In fashion, cultural appropriation concerns the use of components of a non-dominant culture to an extent that disrespects their original meaning, or that gives no credit to their origin. When executed respectfully, cultural appreciation can be a celebration of life, people, and religion. However, as some high fashion brands have come to realise the hard way, it can also be minefield for those who make mistakes.
Whether it be on the runway, TV, social media, or just everyday life, cultural appropriation can be seen with hairstyles, makeup, religious symbols, and different types of clothing. Fashion has always originated from culture and embraced it, but in some cases, designers have exploited it, and contributed to the cultural appropriation seen in the fashion industry today.
Marc Jacobs Spring/Summer 2017 runway
While Marc Jacobs did not cause any retaliation over his clothing or designs, during the Spring/Summer 2017 show, the mainly all-white models including Karlie Kloss, Kendal Jenner, Gigi and Bella Hadid crowded the runway wearing faux rainbow dreadlock hairstyles. The designer said that the show was dedicated to club kids, such as Boy George, and responded to the criticism stating that he "Doesn’t see colour or race." He later posted an apology “For the lack of sensitivity unintentionally expressed” by his words and actions, and doubled down on the claims that he does not discriminate.
Gucci Autumn/Winter 2018 runway
Gucci has faced criticism over cultural appropriation numerous times, most infamously regarding two of their most talked about pieces came during their Autumn/Winter 2018 collection. The first was a wool balaclava jumper, in description, a black turtleneck sweater that featured a cut out mouth section lined with extra red panels to present exaggerated lips. Almost immediately, this product received backlash due to its resounding resemblance to blackface. The fashion brand quickly constructed an apology, and removed the product from its site.
The second product was released just three months after this event, when they listed Indy Full Turban on their luxury website for $790. This product also appeared on the Autumn/Winter 2018 runway, worn by multiple white models, which rightly caused outrage with members of the Sikh Community.
The Sikh Coalition expressed their frustration explaining that a silk turban is "Not a hot new accessory for sale" but an article of faith that millions of Sikh's view as sacred and not just a product to monetise. The product was later pulled from the site and an apology was given to the Sikh Community.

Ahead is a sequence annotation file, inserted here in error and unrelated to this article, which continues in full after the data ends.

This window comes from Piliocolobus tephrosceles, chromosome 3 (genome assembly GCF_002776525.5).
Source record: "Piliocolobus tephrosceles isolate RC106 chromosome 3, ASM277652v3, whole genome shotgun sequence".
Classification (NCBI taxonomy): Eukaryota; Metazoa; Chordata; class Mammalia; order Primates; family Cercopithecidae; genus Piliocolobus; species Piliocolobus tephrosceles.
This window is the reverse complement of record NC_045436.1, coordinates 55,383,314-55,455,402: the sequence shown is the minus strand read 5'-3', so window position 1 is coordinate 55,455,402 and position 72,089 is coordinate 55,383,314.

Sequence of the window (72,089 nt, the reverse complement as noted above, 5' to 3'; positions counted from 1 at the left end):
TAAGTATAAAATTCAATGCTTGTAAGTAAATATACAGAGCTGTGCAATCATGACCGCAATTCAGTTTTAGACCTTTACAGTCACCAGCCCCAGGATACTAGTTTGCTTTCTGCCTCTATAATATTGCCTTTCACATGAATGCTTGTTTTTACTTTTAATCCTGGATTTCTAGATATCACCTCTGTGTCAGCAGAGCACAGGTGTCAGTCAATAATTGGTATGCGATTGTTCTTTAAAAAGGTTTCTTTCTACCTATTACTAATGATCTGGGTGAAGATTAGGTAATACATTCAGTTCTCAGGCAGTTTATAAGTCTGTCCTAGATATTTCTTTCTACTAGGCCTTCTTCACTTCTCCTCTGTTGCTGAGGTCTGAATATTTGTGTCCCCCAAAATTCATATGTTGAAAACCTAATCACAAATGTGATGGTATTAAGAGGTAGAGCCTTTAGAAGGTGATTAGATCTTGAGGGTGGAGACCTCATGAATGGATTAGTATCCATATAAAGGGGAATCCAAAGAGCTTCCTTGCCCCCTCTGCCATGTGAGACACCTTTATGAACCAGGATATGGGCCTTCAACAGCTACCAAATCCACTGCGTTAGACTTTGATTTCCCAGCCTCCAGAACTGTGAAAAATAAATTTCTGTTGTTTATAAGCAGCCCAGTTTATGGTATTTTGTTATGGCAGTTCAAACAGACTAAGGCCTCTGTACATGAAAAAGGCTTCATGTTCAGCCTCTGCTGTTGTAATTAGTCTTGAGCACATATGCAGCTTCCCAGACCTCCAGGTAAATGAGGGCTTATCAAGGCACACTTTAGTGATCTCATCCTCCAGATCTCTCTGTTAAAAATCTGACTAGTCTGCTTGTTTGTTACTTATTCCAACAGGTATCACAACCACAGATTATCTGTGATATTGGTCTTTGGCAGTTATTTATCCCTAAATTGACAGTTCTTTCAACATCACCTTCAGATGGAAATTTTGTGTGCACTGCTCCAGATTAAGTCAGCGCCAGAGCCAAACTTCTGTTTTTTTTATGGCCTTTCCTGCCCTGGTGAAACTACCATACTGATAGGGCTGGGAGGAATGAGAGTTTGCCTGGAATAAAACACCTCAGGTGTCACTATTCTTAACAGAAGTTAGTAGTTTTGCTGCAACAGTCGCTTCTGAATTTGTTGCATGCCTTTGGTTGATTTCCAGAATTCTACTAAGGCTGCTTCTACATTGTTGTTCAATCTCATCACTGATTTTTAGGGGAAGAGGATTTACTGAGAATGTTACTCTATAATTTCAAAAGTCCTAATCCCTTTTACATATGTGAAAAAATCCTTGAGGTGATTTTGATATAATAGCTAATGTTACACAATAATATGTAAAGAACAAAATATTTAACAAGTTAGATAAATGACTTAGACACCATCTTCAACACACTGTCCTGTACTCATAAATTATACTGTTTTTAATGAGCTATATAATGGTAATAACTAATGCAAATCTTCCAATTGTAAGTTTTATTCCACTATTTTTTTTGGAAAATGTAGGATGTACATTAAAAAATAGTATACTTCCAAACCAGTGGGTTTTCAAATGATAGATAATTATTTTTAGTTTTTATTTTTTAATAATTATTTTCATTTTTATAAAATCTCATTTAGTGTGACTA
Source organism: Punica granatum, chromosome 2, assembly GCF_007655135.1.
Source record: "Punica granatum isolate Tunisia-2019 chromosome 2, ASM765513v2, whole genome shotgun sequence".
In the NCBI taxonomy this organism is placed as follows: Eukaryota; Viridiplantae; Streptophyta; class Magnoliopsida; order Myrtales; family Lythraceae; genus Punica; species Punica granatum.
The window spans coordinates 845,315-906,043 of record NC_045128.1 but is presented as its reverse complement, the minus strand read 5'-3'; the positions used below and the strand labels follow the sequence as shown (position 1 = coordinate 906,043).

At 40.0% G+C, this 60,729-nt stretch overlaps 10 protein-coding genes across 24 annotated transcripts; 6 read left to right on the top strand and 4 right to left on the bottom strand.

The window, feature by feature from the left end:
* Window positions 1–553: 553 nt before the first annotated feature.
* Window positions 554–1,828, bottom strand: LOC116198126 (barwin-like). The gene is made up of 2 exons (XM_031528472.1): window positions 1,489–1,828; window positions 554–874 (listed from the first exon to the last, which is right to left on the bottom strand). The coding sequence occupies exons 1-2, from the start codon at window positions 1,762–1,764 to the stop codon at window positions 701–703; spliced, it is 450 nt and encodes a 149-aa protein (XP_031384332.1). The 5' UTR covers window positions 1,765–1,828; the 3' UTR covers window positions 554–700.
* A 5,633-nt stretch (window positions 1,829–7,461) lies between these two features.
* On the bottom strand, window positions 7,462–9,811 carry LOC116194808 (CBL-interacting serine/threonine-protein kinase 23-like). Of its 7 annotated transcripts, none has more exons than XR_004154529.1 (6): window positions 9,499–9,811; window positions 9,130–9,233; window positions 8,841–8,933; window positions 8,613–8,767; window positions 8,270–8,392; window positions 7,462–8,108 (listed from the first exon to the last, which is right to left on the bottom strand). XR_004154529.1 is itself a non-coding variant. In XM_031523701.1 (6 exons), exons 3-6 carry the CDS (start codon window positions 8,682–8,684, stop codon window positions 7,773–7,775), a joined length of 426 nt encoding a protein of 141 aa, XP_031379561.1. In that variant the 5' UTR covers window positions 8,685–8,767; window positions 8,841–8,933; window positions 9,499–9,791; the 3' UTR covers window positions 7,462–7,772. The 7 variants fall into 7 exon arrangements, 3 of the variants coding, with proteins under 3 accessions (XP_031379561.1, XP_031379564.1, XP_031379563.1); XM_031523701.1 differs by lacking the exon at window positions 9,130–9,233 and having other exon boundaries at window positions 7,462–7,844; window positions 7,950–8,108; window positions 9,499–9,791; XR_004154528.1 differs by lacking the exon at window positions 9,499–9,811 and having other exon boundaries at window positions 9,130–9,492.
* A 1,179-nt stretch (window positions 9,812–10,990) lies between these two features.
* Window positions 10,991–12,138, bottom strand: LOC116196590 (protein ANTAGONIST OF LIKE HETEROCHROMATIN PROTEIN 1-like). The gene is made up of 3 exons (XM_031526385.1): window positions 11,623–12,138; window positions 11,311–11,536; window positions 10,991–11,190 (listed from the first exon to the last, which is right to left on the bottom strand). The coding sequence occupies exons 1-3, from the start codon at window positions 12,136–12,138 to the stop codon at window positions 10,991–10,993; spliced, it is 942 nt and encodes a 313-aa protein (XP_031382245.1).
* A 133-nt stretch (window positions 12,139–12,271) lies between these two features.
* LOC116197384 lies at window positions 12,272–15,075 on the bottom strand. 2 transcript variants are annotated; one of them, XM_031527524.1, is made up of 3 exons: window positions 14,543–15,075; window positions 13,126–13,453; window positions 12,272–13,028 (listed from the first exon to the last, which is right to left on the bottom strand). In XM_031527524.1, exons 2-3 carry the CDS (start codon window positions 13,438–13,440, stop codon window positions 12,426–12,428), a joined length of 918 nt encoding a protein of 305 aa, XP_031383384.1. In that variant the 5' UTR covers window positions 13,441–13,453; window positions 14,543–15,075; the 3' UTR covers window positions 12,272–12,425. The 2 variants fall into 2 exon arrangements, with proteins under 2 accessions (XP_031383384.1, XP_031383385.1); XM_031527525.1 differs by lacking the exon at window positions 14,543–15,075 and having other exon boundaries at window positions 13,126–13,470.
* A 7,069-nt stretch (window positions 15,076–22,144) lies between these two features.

Dolce and Gabbana advertising campaign 2018
During November 2018, luxury Italian fashion brand Dolce and Gabbana released three short videos on Chinese social media to promote and advertise its upcoming runway show in Shanghai. The three videos featured an Asian woman in a luxurious Dolce and Gabbana dress trying to eat classic Italian food such as, pizza, spaghetti and cannoli, situated in Chinese market with Chinese folk music playing in the background.
This was met with immediate retaliation from the public and D&G removed the viral videos from the Chinese social media within 24 hours of uploading them. However, the saga did not stop there. Just hours before the runway extravaganza, screenshots of a chat between Stefano Gabbana and an Instagram user were leaked, which revealed the fashion designer making racist remarks against China. This lead to a boycott of the brand, and multiple Chinese actors and models that were meant to be staring in the Runway show that evening withdrew.
Dolce and Gabbana’s Chinese Brand Ambassador, Wang Junkai, also terminated his deal with the brand and the show was cancelled. An official apology was posted on D&G’s website stating that all accounts had been hacked and that they have "Nothing but respect for China and the people of China." This excuse was met with scepticism, and Chinese people living in Italy flocked D&G’s flagship store in Milan, protesting and demanding refunds.
Accountable by design
Fashion is about creativity, experiences, and celebrating all ways of life, nevertheless designers need to show more responsibility in their choices in order to increase cultural awareness and be held more accountable for their choices.
As the fashion industry becomes increasingly more diverse and inclusive, we can hope to see designers learn from their past mistakes and show more compassion to understanding sensitive topics, including faith, religion, and culture.